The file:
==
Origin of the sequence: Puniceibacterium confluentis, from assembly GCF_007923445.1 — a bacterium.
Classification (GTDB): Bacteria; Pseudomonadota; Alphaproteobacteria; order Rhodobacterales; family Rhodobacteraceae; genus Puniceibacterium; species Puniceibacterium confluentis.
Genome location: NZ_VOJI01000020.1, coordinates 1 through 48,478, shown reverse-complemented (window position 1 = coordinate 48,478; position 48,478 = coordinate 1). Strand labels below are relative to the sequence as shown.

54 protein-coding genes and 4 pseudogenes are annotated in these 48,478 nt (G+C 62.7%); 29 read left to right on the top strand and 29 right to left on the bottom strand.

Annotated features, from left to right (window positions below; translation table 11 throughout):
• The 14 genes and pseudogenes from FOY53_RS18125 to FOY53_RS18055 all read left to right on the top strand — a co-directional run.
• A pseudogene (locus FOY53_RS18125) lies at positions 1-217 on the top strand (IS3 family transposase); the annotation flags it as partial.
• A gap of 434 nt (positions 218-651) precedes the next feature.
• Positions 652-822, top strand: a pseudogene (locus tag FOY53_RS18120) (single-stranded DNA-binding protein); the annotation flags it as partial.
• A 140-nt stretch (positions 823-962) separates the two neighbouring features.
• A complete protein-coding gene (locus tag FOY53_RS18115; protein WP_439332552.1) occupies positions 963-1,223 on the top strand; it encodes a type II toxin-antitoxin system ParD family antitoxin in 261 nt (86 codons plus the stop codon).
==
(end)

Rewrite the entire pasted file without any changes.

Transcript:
Origin of the sequence: Puniceibacterium confluentis, from assembly GCF_007923445.1 — a bacterium.
Classification (GTDB): Bacteria; Pseudomonadota; Alphaproteobacteria; order Rhodobacterales; family Rhodobacteraceae; genus Puniceibacterium; species Puniceibacterium confluentis.
Genome location: NZ_VOJI01000020.1, coordinates 1 through 48,478, shown reverse-complemented (window position 1 = coordinate 48,478; position 48,478 = coordinate 1). Strand labels below are relative to the sequence as shown.

54 protein-coding genes and 4 pseudogenes are annotated in these 48,478 nt (G+C 62.7%); 29 read left to right on the top strand and 29 right to left on the bottom strand.

Annotated features, from left to right (window positions below; translation table 11 throughout):
• The 14 genes and pseudogenes from FOY53_RS18125 to FOY53_RS18055 all read left to right on the top strand — a co-directional run.
• A pseudogene (locus FOY53_RS18125) lies at positions 1-217 on the top strand (IS3 family transposase); the annotation flags it as partial.
• A gap of 434 nt (positions 218-651) precedes the next feature.
• Positions 652-822, top strand: a pseudogene (locus tag FOY53_RS18120) (single-stranded DNA-binding protein); the annotation flags it as partial.
• A 140-nt stretch (positions 823-962) separates the two neighbouring features.
• A complete protein-coding gene (locus tag FOY53_RS18115; protein WP_439332552.1) occupies positions 963-1,223 on the top strand; it encodes a type II toxin-antitoxin system ParD family antitoxin in 261 nt (86 codons plus the stop codon).